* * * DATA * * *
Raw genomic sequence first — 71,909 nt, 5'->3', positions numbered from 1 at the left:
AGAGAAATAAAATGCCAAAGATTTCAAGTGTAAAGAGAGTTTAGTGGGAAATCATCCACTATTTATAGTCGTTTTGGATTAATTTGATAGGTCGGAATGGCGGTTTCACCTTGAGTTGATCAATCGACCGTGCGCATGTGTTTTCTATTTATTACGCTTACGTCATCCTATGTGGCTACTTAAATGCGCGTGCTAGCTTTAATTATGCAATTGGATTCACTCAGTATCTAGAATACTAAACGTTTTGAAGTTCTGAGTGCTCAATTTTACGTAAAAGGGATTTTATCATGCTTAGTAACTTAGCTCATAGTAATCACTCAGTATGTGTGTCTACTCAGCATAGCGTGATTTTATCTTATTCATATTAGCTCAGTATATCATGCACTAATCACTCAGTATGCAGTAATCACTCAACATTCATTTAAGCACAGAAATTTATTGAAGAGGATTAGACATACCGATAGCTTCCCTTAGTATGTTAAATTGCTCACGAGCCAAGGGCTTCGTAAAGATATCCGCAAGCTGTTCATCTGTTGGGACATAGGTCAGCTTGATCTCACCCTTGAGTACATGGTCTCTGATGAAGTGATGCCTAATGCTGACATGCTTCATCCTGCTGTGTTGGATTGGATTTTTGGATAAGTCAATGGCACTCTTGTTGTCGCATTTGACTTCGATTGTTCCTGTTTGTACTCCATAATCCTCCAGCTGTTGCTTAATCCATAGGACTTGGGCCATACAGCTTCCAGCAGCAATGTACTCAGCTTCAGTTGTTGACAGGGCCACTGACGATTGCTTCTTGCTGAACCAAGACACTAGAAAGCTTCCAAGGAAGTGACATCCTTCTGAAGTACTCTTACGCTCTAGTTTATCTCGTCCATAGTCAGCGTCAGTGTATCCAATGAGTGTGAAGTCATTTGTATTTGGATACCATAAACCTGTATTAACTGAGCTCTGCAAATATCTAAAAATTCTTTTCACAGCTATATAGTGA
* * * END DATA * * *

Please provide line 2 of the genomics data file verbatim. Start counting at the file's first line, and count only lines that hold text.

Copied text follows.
AGAGAAATAAAATGCCAAAGATTTCAAGTGTAAAGAGAGTTTAGTGGGAAATCATCCACTATTTATAGTCGTTTTGGATTAATTTGATAGGTCGGAATGGCGGTTTCACCTTGAGTTGATCAATCGACCGTGCGCATGTGTTTTCTATTTATTACGCTTACGTCATCCTATGTGGCTACTTAAATGCGCGTGCTAGCTTTAATTATGCAATTGGATTCACTCAGTATCTAGAATACTAAACGTTTTGAAGTTCTGAGTGCTCAATTTTACGTAAAAGGGATTTTATCATGCTTAGTAACTTAGCTCATAGTAATCACTCAGTATGTGTGTCTACTCAGCATAGCGTGATTTTATCTTATTCATATTAGCTCAGTATATCATGCACTAATCACTCAGTATGCAGTAATCACTCAACATTCATTTAAGCACAGAAATTTATTGAAGAGGATTAGACATACCGATAGCTTCCCTTAGTATGTTAAATTGCTCACGAGCCAAGGGCTTCGTAAAGATATCCGCAAGCTGTTCATCTGTTGGGACATAGGTCAGCTTGATCTCACCCTTGAGTACATGGTCTCTGATGAAGTGATGCCTAATGCTGACATGCTTCATCCTGCTGTGTTGGATTGGATTTTTGGATAAGTCAATGGCACTCTTGTTGTCGCATTTGACTTCGATTGTTCCTGTTTGTACTCCATAATCCTCCAGCTGTTGCTTAATCCATAGGACTTGGGCCATACAGCTTCCAGCAGCAATGTACTCAGCTTCAGTTGTTGACAGGGCCACTGACGATTGCTTCTTGCTGAACCAAGACACTAGAAAGCTTCCAAGGAAGTGACATCCTTCTGAAGTACTCTTACGCTCTAGTTTATCTCGTCCATAGTCAGCGTCAGTGTATCCAATGAGTGTGAAGTCATTTGTATTTGGATACCATAAACCTGTATTAACTGAGCTCTGCAAATATCTAAAAATTCTTTTCACAGCTATATAGTGA